A view of King’s Lynn in lockdown taken by YLP photographer Paul Tibbs earlier this year.

Covid restrictions could be lifted by June 21 if strict conditions are met, Boris Johnson said this week.

Following the prime minister’s roadmap out of lockdown announcement on Monday, the leader of Norfolk County Council said: “Covid figures in Norfolk are going down but we are not complacent and want to ensure that this progress is maintained as lockdown eases.”

In welcoming the roadmap for giving “clarity on how lockdown can be eased, in stages, based on the data”,  council leader Andrew Proctor pledged the authority would support schools in preparation for re-opening on Monday, March 8.

Mass testing and wider use of face masks is expected to be introduced in secondary schools.

The first stage of the roadmap from March 8 is for schools and colleges to re-open, outdoor after-school sports to continue, two people to be allowed to sit together outdoors and one regular visitor to be allowed in a care home. 

From Monday, March 29, six people or two households will be allowed to meet outdoors, outdoor sports including golf and grassroots sport are set to return, outdoor pools to re-open and travel outside the local area could be allowed.

However, non-essential businesses such as clothes shops, beauticians and hair salons have to wait until Monday, April 12 at the earliest to welcome back customers along with gyms and indoor swimming pools. 

Self contained holiday accommodation is also earmarked to re-open from this date.

Indoor hospitality businesses such as pubs, restaurants and hotels have to wait until Monday, May 17 at the earliest to re-open, along with cinemas and museums and up to 30 people to attend weddings, receptions, funerals and wakes. Holidays abroad will also not be allowed until at least May 17.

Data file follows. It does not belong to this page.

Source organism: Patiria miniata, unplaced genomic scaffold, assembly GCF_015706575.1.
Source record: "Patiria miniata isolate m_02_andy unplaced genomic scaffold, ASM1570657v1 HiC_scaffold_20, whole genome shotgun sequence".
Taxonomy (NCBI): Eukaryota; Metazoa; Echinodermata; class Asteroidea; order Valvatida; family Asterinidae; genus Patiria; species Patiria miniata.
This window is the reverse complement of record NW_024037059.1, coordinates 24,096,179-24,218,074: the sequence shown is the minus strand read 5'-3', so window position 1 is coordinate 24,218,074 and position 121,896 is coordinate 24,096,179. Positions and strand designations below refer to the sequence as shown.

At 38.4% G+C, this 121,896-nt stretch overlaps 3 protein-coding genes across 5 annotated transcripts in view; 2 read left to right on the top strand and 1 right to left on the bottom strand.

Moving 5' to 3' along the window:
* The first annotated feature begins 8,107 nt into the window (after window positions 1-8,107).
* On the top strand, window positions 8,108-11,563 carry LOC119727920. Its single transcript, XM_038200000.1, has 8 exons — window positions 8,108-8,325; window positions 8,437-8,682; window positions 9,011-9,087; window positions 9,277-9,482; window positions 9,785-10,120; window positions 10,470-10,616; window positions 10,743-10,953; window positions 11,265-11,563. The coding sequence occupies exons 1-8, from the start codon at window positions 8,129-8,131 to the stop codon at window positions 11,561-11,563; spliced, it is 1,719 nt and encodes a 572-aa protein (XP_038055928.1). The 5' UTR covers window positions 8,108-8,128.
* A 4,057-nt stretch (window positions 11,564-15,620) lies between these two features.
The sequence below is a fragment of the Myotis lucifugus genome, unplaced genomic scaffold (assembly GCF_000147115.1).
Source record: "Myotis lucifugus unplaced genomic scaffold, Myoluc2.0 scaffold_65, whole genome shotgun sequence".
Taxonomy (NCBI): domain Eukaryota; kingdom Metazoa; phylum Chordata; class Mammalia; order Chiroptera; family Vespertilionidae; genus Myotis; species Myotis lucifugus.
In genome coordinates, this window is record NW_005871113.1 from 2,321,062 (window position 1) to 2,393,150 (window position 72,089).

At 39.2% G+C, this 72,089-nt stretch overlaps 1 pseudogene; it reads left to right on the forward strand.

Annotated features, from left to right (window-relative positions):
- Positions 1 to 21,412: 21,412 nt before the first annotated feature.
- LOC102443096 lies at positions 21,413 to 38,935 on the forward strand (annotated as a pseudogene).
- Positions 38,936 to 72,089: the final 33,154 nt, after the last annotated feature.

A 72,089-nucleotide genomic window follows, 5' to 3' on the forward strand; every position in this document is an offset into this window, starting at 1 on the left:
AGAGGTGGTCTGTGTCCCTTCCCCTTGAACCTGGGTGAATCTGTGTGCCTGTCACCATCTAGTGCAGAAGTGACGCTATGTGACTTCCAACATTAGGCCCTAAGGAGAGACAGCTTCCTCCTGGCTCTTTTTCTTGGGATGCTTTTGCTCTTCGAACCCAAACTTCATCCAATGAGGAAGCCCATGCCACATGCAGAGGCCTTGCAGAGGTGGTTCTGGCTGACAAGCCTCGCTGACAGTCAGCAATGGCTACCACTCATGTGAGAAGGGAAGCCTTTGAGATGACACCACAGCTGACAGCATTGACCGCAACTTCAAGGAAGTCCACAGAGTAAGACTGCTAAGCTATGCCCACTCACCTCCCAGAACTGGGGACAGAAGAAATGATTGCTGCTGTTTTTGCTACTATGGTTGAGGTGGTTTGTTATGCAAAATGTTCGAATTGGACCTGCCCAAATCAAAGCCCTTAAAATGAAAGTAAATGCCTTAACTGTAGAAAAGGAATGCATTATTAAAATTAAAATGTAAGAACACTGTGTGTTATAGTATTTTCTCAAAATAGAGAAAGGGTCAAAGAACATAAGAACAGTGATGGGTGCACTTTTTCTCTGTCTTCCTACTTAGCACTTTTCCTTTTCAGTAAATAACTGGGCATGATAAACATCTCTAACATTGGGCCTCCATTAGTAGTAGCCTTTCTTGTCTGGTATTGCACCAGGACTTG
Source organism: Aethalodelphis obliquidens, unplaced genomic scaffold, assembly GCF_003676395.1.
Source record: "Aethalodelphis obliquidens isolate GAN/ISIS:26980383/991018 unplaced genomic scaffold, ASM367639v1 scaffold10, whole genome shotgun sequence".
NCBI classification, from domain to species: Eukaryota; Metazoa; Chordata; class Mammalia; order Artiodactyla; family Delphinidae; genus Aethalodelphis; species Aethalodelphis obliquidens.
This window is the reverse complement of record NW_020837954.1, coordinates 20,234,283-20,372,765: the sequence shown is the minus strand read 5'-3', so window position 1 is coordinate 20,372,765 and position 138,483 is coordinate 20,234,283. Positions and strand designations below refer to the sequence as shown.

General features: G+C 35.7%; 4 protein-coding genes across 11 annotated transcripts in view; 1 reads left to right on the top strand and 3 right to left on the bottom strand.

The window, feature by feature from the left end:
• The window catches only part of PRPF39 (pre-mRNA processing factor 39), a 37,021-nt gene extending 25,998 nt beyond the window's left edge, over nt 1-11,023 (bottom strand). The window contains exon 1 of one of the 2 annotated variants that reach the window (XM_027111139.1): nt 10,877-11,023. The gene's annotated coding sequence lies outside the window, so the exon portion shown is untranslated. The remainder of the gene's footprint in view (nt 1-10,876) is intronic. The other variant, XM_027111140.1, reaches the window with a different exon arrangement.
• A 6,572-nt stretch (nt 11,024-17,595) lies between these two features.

If the rate of infection continues to fall the government’s aim is for potentially a June 21 lifting of social contact restrictions and the re-opening of other closed businesses.

The government has said progress will depend on the continued vaccine rollout and its success, the rate of infection, and the impact of new variants of the virus.

South West Norfolk MP Elizabeth Truss welcomed the roadmap and praised the “brilliant work done by all our NHS staff and volunteers to deliver the vaccine”.

She also praised teachers for their “tremendous work” in maintaining children’s education, the public for following the Covid rules, and all key workers who had worked throughout the pandemic.

“The decision in early 2020 to invest significantly in COVID-19 vaccine development means that the UK can now look towards a brighter future and much praise must go to the world leading team of scientists, business leaders and medical experts who have been working at pace on this programme,” she said.

North West Norfolk MP James Wild said in his column in today’s (Friday’s) Your Local Paper, the end “is in sight but after a long and painful journey let’s not rush and stumble”.